Having comprehensive user data for billions of people gives Google and other provides a very powerful tool and resource that can be monetised and sold. Targeted advertisements are far more likely to get results than random ones, and they use such data to target them more effectively.
This should come as no surprise, yet it regularly seems to. Not so long ago, there was a huge outcry online from people “suddenly” realising that Google, Apple and other companies were tracking their phones. This is not new information. This is something that is clearly stated in their terms and conditions. Probably more importantly, the services most people enjoy every day utilise this data, so it should be obvious that it was being tracked. Using this kind of data is what has enabled Google develop a net worth of around $740 billion.
Now, back to web browsers
So, with this clarity backing up our understanding we can start to see why every single percentage of the browser market share controlled by a company has a direct equivalence to tens of thousands of potential pounds / dollars / your currency of choice.
Along with monetised data, the greater one companies control of a market is, then the more sway they have over the development of that market. This is precisely what Google have been doing with the internet for years. Development is the real difference that the Edge browser using the Chromium engine is going to make. With the keys to the internet firmly on Googles key chain, they can make changes to their Chromium engine that affect an even wider proportion of the market than before; essentially forcing the rest of the industry to follow suit.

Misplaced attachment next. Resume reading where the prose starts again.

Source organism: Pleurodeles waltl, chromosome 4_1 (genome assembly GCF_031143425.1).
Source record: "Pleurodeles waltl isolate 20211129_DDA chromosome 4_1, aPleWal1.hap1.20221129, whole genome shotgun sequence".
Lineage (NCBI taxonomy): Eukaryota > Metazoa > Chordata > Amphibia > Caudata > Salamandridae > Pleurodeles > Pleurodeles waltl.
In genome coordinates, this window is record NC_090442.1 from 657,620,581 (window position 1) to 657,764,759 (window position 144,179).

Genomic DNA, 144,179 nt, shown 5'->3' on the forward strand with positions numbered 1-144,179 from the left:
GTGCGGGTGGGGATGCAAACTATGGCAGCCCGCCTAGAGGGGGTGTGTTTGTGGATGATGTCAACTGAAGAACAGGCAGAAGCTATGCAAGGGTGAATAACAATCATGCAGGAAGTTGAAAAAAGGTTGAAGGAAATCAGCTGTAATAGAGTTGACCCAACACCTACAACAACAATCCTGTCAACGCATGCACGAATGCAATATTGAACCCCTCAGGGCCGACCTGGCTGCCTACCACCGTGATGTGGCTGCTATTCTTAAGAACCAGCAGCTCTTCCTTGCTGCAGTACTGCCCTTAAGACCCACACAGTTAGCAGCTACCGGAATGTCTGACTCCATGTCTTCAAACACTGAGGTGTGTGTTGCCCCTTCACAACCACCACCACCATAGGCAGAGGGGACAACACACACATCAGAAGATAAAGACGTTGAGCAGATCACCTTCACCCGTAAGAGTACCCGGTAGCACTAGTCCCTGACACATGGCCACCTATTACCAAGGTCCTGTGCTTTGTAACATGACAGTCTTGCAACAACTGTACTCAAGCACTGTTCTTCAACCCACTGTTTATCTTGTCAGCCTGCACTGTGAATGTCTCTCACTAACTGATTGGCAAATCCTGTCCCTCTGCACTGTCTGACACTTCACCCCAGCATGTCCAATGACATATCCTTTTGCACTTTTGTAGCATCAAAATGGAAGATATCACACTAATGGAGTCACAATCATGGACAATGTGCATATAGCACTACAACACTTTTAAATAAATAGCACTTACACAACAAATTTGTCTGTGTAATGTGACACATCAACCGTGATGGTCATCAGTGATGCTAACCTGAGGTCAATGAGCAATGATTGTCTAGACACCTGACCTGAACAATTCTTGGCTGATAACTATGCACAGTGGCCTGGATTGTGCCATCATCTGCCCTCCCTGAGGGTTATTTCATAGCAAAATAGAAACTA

The march of progress
There is not intended to be an insinuation of anything untoward, simply the highlighting of the status quo. The internet is not controlled by any one party, but by having such a large portion of various markets falling under their sway, Google have the ability to force change. This is something people have mixed feelings about, but largely Google has used this position to advance the internet for the better. Of course this is not a selfless venture, but at the very least it has usually been beneficial to users as well.
The benefit this might bring to businesses is that of simple efficiency. Web developers will have one less thing to contend with when designing websites and applications; with the Edge browser using the Chromium engine, it will inevitably abide by the same rule set as Chrome. This is something that traditionally has not been the case, as Microsoft have previously attempted to force their vision of how things should work into their browsers, forcing developers to accommodate multiple models and bug fixes. With this gone, things become that bit simpler and more standardised.
Are there any true challengers left?
Honestly speaking, not really. Internet Explorer is at the end of dying a slow death, Firefox pretty much uses the same rules as Chrome and Safari is targeting iOS so largely do their own thing. So this really doesn’t leave anyone to honestly pose any kind of threat to Google’s dominance of the internet. But perhaps this is the wrong question. Rather than looking for a challenger, maybe we should be asking:
Do we really need someone to challenge Google?
And that is the topic we will be delving into next time.
So what do you think?
Do you thing it’s right that Microsoft are rebuilding their
Edge browser using the Chromium engine?
Should we be worried about the dominance Google has?
Is it right that one company has such huge sway over a vital resource
Would you use an alternative to Google if you thought it was viable?
Get in touch or let us know in the comments below!